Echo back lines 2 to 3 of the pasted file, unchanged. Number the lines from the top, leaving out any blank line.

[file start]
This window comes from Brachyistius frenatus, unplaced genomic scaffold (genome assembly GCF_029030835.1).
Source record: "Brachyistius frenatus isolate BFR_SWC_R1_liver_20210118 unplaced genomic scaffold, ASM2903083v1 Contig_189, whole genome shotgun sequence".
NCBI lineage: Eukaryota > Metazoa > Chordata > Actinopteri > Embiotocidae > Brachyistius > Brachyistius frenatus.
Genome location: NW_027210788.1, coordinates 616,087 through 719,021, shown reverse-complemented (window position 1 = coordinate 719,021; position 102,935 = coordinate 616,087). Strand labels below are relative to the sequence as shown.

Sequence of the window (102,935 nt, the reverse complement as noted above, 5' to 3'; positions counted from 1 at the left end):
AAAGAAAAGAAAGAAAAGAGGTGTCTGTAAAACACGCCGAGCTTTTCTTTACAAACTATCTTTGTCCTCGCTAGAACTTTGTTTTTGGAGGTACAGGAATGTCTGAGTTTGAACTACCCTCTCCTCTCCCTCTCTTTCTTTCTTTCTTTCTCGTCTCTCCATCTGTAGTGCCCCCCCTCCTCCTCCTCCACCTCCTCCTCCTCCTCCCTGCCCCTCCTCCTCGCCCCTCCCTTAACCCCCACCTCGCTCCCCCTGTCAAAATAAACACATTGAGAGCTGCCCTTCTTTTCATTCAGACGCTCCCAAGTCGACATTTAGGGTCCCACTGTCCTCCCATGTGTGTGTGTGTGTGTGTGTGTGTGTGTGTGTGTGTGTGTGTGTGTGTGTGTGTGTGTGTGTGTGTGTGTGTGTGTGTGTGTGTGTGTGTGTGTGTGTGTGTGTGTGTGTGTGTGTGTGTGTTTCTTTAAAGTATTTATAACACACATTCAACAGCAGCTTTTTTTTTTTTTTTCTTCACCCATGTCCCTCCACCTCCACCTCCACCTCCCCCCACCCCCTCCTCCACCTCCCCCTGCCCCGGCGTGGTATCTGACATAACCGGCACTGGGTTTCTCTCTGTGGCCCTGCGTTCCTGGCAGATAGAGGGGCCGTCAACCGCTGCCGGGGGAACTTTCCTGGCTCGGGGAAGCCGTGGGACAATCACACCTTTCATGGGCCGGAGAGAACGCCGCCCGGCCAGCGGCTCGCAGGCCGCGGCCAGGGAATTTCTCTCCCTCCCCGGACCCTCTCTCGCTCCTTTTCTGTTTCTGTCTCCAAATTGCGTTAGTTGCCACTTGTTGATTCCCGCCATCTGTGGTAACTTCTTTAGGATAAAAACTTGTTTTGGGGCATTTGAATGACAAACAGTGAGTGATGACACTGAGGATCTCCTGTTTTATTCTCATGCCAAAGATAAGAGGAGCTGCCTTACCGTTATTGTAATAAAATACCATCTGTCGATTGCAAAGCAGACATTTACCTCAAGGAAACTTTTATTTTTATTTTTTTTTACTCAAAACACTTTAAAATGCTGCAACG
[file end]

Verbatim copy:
Source record: "Brachyistius frenatus isolate BFR_SWC_R1_liver_20210118 unplaced genomic scaffold, ASM2903083v1 Contig_189, whole genome shotgun sequence".
NCBI lineage: Eukaryota > Metazoa > Chordata > Actinopteri > Embiotocidae > Brachyistius > Brachyistius frenatus.